So I take Nietzsche’s critique of Christianity to apply to the evolving Lutheranism of his time, and as such it has teeth; even if strikes Christianity, seen as an historical whole, rather obliquely. It is basically a critique of modern Liberalism, and a mighty prescient one, considering that so many of its now obvious defects were at the time largely hidden from view. But the turn toward abstraction and ideas that Lutheranism then represented, and away from particularity and patria, a turn fully completed in the 20th century by nearly all Protestants (and not a few western Catholics, and certainly the ones with any social status) is not at all a turn towards paganism. On the contrary, it represents an even more furious rejection of parochial gods and parochial interests–a more Christian Christianity, a more universal universalism, and a more catholic catholicity. In the main, this a perfectly defective way to run a polis… and why the call for “old, strong religion” is a call, in my opinion, back to the balanced Christianity, as paganism plus Judaism plus Christ, of the high middle ages. That is, so long if we get to keep modern dental hygiene and iPads.

    I’m not sure why you think yourself part of a ‘strange and underrepresented minority’ here; two of us are Roman Catholics

    I am happy to stand corrected. I don’t want to be seen as proselytising… and I believe that Christians (and in fact even atheists) can stand together against the modern deformities and for traditional religion, traditional family life, and traditional morals. At the same time, I do believe that the Protestant Reformation was the seminal event in this decline, at least the most identifiable one since man’s original fall from grace.

     
  18. Will S.

    November 16, 2011 at 3:53 pm

    “At the same time, I do believe that the Protestant Reformation was the seminal event in this decline, at least the most identifiable one since man’s original fall from grace.”

    You Papists always say that… 😉

    Seriously, though, I think the Enlightenment was the bigger culprit than the Reformation, though unfortunately the two became intermingled, yet neither Luther nor Calvin were that different from Rome, as regards the role of faith in the body politic, though subsequent generations of Protestants strayed from their ways…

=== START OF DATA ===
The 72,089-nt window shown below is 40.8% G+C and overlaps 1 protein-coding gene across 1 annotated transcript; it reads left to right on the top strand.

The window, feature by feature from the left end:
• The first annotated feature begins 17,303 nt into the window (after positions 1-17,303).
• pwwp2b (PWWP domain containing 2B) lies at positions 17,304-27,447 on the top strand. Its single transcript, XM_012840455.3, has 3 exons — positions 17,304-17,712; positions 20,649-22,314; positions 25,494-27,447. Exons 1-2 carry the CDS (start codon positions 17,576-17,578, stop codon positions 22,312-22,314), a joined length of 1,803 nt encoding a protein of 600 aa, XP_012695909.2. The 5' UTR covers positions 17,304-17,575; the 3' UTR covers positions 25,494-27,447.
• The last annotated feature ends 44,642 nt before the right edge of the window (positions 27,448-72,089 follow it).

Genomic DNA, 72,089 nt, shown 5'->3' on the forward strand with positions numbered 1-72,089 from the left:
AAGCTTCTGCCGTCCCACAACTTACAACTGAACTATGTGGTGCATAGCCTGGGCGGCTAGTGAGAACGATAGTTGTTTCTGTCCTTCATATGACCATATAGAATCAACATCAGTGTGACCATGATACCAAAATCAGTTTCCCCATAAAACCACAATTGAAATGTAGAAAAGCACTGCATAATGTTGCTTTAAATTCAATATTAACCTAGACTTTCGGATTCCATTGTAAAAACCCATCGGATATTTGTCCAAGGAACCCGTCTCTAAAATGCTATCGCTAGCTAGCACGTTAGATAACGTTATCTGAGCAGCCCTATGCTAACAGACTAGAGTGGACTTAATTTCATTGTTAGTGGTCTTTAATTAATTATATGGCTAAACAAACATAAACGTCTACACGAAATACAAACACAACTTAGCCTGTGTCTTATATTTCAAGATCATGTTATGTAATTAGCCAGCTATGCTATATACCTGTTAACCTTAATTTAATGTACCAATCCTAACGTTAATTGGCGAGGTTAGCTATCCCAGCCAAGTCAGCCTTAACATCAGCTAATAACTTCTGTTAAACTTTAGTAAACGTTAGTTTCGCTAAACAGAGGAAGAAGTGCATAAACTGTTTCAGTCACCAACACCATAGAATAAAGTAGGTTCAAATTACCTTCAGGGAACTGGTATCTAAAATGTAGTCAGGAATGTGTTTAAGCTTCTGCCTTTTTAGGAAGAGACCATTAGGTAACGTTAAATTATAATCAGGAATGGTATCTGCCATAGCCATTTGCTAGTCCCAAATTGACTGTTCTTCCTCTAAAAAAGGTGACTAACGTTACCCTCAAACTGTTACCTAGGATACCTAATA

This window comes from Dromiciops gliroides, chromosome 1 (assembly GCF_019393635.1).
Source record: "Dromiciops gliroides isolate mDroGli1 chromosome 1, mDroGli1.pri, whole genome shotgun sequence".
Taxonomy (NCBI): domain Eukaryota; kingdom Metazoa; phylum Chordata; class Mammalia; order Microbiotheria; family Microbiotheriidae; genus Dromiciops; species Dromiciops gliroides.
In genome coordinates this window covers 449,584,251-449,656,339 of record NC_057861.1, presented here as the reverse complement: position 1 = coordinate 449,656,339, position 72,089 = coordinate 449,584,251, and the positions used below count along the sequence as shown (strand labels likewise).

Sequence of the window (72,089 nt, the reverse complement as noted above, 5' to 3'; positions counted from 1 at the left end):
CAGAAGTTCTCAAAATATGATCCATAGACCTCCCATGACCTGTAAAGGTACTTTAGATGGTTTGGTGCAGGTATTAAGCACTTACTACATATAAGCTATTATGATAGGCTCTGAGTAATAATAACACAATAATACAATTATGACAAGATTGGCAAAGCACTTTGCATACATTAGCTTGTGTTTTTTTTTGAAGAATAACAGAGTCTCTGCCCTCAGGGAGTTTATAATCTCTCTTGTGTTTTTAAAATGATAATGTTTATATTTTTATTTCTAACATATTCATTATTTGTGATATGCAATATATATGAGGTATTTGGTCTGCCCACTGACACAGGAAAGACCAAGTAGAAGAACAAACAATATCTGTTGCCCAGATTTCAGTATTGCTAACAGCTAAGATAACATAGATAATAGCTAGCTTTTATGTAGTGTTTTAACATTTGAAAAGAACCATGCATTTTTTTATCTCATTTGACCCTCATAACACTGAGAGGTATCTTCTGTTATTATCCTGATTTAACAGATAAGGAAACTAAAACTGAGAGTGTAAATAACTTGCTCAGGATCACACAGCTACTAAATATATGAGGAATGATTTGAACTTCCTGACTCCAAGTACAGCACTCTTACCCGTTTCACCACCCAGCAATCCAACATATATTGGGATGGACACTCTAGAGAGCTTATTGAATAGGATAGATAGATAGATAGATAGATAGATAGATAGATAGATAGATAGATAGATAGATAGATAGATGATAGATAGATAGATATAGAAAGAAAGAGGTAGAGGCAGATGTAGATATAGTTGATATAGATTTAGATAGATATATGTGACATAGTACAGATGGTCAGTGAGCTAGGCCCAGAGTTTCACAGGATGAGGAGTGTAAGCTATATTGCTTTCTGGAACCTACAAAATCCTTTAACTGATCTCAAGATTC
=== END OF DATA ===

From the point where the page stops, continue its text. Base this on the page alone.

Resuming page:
19. Svar

    November 16, 2011 at 5:04 pm

    “Traditional Christianity has always been an intellectual mashup between Judaism and ancient Paganism”

    “and why the call for “old, strong religion” is a call, in my opinion, back to the balanced Christianity, as paganism plus Judaism plus Christ, of the high middle ages.”

    I don’t understand these points, Steve. Are you saying that Traditional Christianity is just a syncretic religion, not the Truth from God?

    Personally, I lean more towards paganism(in the classical sense, not in the sense that Prots use) and that probably explains why I am so attracted to the Roman Catholic Church. In fact, I came around to Christianity via learning about general metaphysics i.e. pagan metaphysics.

    I do not think that Christianity can be used to create a good society-it’s just that a good society would tend to embrace Christianity. C. S. Lewis has said as much and so has Bruce Charlton(I can’t find the specific article, but the man is a genius).

     
  20. Svar

    November 16, 2011 at 5:06 pm

    “You Papists always say that… ;)”

    Cuz we’re right! 😛

    But, I think the “Enlightenment” was far, far worse. If it wasn’t for the Enlightenment we wouldn’t have had 1776, 1789, or even worse 1917.

     
    • Will S.

      November 16, 2011 at 5:14 pm

      Exactly.

       
  21. Steve Nicoloso

    November 16, 2011 at 5:39 pm

    Svar, I’ll have to answer tomorrow… I’m about to go off the clock…

     
  22. Steve Nicoloso

    November 17, 2011 at 12:25 pm

    Are you saying that Traditional Christianity is just a syncretic religion, not the Truth from God?

    False dichotomy, at least in part, I think. And I know I’m going to get into hot water with our Reformed friends, but there’s no reason that Christianity cannot be both. The center of Christianity is Christ. He fulfills Judaism, becoming as it were the New Torah (see Sermon on the Mount). But he also fulfills high paganism, in which the best and brightest minds of the ancient world formulated an essentially complete public and personal morality–without any special revelation. I am fond of saying, and I think I’m right, that any successful society will have discovered the last 7 bullet points (by Catholic counting) of the Decalogue, an invented some sort of religion to encourage them. Even St. Paul acknowledges “Greek” learning and wisdom.

    This is of course controversial in the ante-Nicene period. After all, these eff’n pagans really are trying to kill us. By the time you get to post-Nicene fathers, a clear consensus is emerging to accept what is both plainly and universally true in paganism. Plato gets baptized. The very concept of soul comes from Plato, not originally the Bible. Prudence, justice, fortitude, and temperance, the cardinal virtues? Again, pagans! Aquinas doubles down on paganism with Aristotle, alas by this time without the consensus of the Eastern Churches, but nevertheless completes the most complete synthesis of natural and revealed wisdom any human hand could ever or will ever make.

    Jesus did not come bringing any new commandment, except that to love one another (as if that wasn’t in the OT anyway). He came to be the Lamb of God, who takes away the sins of the world, and in so doing offer us the pathway to grace, which enlivens us to live according to the commanments that we already know, which are already plain to all by human reason.